Luke 14:28-33 – For which of you, desiring to build a tower, does not first sit down and count the cost, whether he has enough to complete it? Otherwise, when he has laid a foundation, and is not able to finish, all who see it begin to mock him, saying, ‘This man began to build, and was not able to finish.’
Or what king, going to encounter another king in war, will not sit down first and take counsel whether he is able with ten thousand to meet him who comes against him with twenty thousand? And if not, while the other is yet a great way off, he sends an embassy and asks terms of peace. So therefore, whoever of you does not renounce all that he has cannot be my disciple.”
It seems like a common sense teaching – plan before you act – but how many people don’t do that? Better than a decade ago a young couple started to build a new house in my neighborhood, full, I’m sure, with joy and expectation on building not just a house but a family. But, they failed to take into account all of the costs beyond the house itself. The land was next to a creek and needed EPA approvals, this delayed construction and increased costs. By the time approvals had been received the cost of materials and labor had risen, and the bank would not extend further credit. In no time the house was abandoned, partially built, and dreams were shattered.
But these parables are not really about building or war, they are about planning for the future. Your future in following Jesus’ teachings. Let’s look at why Jesus gave this parable, backing up just a few verses:
Luke 14:25-27 Now great multitudes accompanied him; and he turned and said to them, “If any one comes to me and does not hate his own father and mother and wife and children and brothers and sisters, yes, and even his own life, he cannot be my disciple. Whoever does not bear his own cross and come after me, cannot be my disciple.”
Before you say, “Lord, count me as one of your disciples”, think and consider just what this is going to entail. I had an uncle, the one who I list as one of my Staretz (mentor, adviser, guide) who was considered “odd” (to put it lightly) by his family. He had left the church and spent many hours during the day not just reading Sacred Scripture, but studying it in great depth. He rejected the teachings of the church at the time (rightly so) and stuck to the Scriptural teachings. Over time he was proven right and many of his problems with the church have been corrected, but at the time he was considered an outcast. He was willing to give up everything – family, friends, even the church – to hold fast to the teachings of Christ.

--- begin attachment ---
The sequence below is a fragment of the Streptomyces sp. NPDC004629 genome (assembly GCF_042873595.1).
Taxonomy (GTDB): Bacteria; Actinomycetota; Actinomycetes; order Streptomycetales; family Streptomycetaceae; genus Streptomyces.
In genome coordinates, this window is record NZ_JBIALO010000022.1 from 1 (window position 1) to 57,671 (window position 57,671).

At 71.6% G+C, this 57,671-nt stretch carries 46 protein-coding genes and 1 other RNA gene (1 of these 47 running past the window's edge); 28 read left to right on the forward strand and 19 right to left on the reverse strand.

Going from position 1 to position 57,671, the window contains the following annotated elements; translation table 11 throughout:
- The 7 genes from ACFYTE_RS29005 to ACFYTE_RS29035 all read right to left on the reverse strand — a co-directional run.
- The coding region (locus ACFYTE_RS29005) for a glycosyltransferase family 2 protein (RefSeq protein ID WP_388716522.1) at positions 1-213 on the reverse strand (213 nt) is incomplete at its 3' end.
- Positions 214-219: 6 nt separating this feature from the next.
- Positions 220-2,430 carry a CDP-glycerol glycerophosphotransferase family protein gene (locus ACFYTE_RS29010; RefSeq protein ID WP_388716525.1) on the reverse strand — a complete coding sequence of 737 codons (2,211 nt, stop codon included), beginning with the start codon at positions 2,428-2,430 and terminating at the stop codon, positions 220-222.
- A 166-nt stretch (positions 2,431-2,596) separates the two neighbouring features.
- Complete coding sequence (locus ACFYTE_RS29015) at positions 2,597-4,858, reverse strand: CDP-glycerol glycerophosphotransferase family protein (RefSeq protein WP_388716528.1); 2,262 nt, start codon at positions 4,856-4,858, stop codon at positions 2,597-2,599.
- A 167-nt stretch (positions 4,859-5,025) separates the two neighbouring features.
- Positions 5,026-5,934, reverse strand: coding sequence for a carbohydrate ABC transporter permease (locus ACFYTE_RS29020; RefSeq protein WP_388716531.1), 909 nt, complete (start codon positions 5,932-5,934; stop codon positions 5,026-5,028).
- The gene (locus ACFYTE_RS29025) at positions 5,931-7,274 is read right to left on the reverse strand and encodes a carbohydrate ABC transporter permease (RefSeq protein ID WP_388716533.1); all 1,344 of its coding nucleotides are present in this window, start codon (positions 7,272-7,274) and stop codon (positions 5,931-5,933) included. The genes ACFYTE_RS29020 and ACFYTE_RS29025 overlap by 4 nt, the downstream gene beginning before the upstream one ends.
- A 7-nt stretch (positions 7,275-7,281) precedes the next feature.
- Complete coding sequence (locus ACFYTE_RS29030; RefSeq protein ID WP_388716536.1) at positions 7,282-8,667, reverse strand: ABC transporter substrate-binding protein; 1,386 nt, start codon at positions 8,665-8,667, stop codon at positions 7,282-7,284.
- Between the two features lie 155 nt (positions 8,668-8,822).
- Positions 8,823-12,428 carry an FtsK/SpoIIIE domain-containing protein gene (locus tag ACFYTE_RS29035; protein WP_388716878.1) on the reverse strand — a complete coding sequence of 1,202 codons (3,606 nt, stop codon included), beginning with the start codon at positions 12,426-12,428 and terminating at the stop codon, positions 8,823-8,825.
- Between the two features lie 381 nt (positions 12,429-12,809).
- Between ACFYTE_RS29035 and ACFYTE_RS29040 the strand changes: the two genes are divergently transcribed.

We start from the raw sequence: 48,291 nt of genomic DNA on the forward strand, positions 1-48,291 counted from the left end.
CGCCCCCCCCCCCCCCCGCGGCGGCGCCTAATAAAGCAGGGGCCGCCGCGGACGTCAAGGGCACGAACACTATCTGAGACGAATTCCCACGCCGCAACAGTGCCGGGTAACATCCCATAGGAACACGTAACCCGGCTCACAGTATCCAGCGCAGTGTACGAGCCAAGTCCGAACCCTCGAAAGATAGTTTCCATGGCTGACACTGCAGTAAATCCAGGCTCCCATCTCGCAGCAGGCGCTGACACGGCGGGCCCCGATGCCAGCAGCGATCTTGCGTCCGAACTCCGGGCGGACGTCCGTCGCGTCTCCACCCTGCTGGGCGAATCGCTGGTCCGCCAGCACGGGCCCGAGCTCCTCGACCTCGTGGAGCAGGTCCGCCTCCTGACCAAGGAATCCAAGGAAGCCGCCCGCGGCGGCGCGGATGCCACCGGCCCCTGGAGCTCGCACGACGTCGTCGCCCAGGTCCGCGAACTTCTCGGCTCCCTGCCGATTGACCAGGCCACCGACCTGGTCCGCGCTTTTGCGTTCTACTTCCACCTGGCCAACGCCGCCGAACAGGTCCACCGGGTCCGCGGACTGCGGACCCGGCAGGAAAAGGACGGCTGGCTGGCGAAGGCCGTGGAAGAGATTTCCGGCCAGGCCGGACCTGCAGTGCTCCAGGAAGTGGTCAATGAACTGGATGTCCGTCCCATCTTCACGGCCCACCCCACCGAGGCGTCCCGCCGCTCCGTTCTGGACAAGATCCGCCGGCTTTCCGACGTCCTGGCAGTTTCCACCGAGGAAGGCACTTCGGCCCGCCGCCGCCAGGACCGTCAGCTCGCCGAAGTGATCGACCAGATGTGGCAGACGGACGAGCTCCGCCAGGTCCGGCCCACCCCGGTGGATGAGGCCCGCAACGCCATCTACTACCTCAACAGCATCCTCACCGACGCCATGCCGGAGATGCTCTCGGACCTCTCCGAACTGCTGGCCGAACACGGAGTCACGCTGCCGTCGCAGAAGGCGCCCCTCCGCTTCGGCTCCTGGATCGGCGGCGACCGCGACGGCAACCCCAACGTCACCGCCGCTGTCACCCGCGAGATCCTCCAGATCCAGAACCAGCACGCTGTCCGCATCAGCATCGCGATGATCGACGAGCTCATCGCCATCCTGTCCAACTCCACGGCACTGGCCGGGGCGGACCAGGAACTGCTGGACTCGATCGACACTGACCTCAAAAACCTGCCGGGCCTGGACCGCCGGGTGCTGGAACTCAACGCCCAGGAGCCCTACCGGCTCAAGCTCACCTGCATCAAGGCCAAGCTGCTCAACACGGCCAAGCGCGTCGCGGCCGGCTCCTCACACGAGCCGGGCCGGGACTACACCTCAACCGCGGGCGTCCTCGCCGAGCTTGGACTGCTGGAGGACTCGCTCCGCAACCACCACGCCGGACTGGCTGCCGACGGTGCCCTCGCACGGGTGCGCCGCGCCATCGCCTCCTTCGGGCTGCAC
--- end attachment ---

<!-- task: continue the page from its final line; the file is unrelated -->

This is what Jesus is talking about. Before you commit to a life of following Jesus, think about what it will mean, and what you are willing to give up.
- Are you willing to leave your place of employ if they do not hold strict to the way of Jesus? Do you work for an abortion provider? Do they pay for abortions? Are they shady in their dealings with other people or companies?
- How do you deal with discriminatory talk, even if it comes from family or friends? I’m not talking here about political correctness, but true discrimination. Do you sit quietly, or do you speak up and defend others in Jesus’ name?
- Are you willing to say to people, “I can’t go along with that, it’s not what Jesus taught”?
I have a friend who had a good job driving trucks for a local, but major, company. One day he went into work to find out that his union was on strike (his first since getting the job), a financial difficulty, but something you put up with in some industries. On the third day of the strike a non-union trucker had a delivery to make to the plant. His union boss handed him a bat and told him to break out the trucks windows then, if the guy refused to leave, to use it on the trucker, if he refused then his union “buddies” would use it on him. What would you do in this situation?
I’ve heard many pastors speak to people of how everything will be great if they would just commit to a life of following Christ. How everything would be better. If they commit to tithing that all of their financial worries would be over. Christ never promised us an easy life, in fact just the opposite. He warns us that if we pick up our cross and follow him that it will be a long, hard, road. Think about it, which path is easier the one where you carry a cross on your shoulders, or the path that you walk cross-free? Why use the cross metaphor if he didn’t know that it implies a harder path?
This is what Jesus is saying here: before you make the decision to follow him, sit down and look at what it will mean, plan long and hard. And only when you are sure you can handle it should you grab hold of your cross and follow him.